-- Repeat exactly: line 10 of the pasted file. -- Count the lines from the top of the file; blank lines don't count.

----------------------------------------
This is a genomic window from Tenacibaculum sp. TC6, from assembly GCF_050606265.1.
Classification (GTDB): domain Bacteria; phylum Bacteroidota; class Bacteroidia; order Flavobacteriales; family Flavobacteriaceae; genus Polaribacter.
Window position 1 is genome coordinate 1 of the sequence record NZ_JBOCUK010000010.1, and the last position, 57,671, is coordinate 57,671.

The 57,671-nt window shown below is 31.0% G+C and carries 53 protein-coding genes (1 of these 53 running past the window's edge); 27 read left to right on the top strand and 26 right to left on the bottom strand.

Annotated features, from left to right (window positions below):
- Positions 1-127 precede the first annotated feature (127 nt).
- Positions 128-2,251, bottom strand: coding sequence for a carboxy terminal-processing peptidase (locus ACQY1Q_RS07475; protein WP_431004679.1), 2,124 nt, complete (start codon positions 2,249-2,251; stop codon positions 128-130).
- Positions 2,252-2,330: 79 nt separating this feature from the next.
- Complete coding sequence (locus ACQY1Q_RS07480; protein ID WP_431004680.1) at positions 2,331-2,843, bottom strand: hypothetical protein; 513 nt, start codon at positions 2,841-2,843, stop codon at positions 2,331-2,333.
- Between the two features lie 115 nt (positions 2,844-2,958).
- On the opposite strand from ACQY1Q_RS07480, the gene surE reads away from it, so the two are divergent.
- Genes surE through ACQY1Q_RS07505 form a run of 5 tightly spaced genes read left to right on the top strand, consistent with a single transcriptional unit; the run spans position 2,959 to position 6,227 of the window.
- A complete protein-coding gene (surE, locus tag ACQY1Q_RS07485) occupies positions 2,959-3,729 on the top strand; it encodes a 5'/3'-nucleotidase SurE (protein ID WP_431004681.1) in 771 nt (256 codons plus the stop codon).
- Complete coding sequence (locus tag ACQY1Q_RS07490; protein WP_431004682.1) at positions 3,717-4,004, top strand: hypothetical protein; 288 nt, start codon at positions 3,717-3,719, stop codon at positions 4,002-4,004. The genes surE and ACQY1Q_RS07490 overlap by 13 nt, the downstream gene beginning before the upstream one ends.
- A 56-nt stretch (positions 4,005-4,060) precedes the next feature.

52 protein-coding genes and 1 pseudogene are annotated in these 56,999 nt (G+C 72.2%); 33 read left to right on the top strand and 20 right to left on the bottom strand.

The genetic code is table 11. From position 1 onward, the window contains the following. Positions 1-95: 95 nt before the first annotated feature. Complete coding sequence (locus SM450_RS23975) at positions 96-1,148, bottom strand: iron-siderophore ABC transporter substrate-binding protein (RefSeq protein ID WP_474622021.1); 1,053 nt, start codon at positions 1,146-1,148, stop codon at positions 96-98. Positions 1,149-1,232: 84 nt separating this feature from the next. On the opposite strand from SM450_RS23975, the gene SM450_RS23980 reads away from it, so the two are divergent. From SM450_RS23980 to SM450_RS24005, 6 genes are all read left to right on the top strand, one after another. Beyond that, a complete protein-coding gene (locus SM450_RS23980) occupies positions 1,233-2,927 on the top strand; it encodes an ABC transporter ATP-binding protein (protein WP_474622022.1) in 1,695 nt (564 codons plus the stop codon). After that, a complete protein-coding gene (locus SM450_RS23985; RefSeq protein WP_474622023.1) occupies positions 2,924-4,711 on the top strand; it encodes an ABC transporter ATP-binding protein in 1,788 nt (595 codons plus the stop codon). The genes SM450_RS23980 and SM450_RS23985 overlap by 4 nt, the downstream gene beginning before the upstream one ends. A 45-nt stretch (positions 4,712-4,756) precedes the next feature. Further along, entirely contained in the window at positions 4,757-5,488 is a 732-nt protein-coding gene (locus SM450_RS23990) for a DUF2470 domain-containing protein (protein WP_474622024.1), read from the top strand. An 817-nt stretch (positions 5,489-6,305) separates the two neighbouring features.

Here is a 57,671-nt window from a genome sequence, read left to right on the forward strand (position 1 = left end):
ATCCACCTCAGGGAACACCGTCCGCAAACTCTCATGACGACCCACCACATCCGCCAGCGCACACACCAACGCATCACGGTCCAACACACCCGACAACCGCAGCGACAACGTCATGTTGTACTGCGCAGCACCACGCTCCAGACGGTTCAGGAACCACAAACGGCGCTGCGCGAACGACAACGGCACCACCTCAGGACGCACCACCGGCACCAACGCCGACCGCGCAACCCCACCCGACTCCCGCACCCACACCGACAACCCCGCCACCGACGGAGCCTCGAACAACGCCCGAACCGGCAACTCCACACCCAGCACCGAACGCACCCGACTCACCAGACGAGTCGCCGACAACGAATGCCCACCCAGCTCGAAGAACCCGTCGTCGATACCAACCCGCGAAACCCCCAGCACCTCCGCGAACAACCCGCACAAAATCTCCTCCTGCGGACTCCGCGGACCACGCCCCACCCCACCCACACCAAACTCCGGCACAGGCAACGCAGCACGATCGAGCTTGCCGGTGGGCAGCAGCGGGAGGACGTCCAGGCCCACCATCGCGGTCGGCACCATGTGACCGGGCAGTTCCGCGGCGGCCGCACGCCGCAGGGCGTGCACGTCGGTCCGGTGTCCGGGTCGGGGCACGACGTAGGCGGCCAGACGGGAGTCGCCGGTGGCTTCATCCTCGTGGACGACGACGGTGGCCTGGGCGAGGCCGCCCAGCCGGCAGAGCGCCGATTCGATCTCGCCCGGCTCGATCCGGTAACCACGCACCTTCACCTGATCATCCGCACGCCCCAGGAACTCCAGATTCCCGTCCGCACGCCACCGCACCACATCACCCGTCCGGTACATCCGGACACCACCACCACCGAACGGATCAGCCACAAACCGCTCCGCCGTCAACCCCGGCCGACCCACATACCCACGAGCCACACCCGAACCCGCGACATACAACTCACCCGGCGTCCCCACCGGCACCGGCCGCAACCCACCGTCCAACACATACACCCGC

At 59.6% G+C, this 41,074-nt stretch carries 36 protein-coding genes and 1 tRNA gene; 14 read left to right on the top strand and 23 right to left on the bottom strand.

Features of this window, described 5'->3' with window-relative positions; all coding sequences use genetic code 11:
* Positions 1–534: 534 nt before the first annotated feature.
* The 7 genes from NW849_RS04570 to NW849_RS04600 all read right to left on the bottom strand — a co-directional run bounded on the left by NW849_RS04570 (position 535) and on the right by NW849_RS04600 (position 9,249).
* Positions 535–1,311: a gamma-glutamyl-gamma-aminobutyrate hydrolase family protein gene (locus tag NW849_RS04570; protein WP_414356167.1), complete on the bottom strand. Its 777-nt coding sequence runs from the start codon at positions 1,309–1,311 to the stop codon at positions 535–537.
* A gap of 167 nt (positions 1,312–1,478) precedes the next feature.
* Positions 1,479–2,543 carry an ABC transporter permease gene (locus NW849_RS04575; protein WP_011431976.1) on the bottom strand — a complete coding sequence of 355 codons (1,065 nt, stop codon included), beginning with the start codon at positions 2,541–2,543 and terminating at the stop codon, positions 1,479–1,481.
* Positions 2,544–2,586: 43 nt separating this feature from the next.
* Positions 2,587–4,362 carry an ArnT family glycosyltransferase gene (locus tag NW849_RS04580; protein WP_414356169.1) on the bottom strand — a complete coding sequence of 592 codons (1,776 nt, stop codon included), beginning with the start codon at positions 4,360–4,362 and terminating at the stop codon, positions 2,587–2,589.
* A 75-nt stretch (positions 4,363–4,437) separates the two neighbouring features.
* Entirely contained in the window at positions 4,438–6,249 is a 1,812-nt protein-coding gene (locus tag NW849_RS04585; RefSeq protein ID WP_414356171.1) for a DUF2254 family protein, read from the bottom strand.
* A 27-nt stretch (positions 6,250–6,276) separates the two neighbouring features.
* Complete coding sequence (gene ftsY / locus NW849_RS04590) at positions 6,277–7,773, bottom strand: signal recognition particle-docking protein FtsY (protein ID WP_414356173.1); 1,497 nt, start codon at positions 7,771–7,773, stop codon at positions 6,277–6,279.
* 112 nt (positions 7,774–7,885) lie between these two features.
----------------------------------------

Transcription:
- Between the two features lie 115 nt (positions 2,844-2,958).